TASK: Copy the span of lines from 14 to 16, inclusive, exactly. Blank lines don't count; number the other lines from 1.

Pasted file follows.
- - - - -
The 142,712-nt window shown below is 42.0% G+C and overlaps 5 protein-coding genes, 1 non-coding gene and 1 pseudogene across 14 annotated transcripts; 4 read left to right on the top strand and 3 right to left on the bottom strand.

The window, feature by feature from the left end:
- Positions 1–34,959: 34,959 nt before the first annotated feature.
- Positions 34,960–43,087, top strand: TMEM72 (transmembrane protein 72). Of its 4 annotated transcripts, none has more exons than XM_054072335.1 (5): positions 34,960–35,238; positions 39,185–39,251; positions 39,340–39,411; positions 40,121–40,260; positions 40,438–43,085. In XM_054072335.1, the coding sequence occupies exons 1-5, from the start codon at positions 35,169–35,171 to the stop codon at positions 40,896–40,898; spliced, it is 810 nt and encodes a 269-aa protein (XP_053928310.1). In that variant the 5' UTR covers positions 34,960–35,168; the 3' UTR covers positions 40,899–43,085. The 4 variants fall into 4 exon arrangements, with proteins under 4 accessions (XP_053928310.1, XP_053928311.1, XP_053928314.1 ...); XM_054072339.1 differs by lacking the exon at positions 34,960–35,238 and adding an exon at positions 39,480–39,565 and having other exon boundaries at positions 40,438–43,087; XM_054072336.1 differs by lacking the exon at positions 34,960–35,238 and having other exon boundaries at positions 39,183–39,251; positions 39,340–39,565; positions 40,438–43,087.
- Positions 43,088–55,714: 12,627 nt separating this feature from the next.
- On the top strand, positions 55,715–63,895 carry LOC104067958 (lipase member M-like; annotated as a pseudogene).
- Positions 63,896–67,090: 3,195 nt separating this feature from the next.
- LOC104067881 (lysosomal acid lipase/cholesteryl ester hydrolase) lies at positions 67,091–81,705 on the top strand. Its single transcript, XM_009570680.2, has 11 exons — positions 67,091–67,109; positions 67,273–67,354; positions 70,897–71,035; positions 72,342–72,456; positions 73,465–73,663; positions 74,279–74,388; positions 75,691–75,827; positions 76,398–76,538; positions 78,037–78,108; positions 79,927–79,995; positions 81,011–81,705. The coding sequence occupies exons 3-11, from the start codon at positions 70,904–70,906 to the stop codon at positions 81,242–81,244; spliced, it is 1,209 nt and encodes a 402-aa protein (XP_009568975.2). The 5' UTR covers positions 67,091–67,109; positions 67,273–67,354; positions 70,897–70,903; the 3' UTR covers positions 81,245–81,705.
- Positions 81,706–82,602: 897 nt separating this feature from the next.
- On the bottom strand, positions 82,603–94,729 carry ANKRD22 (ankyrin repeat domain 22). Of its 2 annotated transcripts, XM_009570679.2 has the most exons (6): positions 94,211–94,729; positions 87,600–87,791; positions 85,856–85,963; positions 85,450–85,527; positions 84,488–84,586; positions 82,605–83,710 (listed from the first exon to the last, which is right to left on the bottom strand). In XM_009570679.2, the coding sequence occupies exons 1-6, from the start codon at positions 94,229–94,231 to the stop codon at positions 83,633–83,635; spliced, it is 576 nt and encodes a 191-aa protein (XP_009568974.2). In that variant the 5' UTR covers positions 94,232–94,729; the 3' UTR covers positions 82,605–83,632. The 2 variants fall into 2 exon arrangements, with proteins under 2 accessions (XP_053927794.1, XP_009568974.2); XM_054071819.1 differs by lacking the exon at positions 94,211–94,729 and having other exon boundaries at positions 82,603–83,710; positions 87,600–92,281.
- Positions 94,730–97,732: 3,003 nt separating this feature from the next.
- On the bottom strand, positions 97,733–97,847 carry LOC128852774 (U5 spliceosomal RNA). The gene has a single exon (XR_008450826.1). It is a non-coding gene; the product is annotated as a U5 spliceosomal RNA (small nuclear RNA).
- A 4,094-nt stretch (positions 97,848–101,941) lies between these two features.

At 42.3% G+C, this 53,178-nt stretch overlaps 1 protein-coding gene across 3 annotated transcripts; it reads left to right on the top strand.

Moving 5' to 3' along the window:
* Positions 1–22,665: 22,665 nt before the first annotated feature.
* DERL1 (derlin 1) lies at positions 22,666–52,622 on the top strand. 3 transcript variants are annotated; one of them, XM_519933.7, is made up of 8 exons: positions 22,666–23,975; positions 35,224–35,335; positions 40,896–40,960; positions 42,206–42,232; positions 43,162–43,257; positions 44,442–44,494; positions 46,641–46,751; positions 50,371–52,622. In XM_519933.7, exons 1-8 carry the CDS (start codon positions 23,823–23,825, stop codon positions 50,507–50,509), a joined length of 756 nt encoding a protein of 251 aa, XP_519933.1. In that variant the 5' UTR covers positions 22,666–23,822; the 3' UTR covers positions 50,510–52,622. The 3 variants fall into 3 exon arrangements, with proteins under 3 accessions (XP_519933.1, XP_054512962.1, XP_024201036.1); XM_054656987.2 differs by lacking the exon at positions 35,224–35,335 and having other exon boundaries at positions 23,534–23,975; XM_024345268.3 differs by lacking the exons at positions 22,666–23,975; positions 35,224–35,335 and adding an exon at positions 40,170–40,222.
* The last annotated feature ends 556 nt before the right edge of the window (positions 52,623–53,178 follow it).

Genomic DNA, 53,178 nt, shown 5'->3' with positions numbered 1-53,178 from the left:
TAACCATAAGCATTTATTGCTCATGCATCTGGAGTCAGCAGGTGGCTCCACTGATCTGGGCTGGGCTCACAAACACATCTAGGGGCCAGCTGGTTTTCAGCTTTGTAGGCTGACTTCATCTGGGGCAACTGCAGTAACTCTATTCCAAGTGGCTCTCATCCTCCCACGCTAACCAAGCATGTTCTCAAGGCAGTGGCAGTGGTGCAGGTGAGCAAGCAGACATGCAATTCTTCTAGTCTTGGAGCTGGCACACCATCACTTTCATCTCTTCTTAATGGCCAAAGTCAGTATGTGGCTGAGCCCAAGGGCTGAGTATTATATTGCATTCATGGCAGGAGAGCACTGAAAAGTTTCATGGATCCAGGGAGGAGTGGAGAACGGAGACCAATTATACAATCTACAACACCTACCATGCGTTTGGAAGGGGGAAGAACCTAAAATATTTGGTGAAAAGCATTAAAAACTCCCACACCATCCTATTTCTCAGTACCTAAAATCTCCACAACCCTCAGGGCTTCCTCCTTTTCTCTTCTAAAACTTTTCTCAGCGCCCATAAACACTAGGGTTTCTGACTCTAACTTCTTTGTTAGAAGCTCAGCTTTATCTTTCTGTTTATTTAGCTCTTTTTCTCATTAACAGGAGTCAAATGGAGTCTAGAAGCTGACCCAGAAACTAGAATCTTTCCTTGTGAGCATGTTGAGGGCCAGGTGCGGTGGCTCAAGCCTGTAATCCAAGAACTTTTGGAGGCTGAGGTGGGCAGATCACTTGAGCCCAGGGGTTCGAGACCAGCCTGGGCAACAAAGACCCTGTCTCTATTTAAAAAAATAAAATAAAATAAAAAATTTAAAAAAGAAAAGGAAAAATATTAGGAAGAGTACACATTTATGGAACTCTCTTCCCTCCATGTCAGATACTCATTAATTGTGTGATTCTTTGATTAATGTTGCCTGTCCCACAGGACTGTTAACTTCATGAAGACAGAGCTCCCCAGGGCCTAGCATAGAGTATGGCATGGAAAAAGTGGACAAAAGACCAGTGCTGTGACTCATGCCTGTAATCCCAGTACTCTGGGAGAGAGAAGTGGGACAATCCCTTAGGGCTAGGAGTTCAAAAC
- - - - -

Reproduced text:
At 42.3% G+C, this 53,178-nt stretch overlaps 1 protein-coding gene across 3 annotated transcripts; it reads left to right on the top strand.

Moving 5' to 3' along the window:
* Positions 1–22,665: 22,665 nt before the first annotated feature.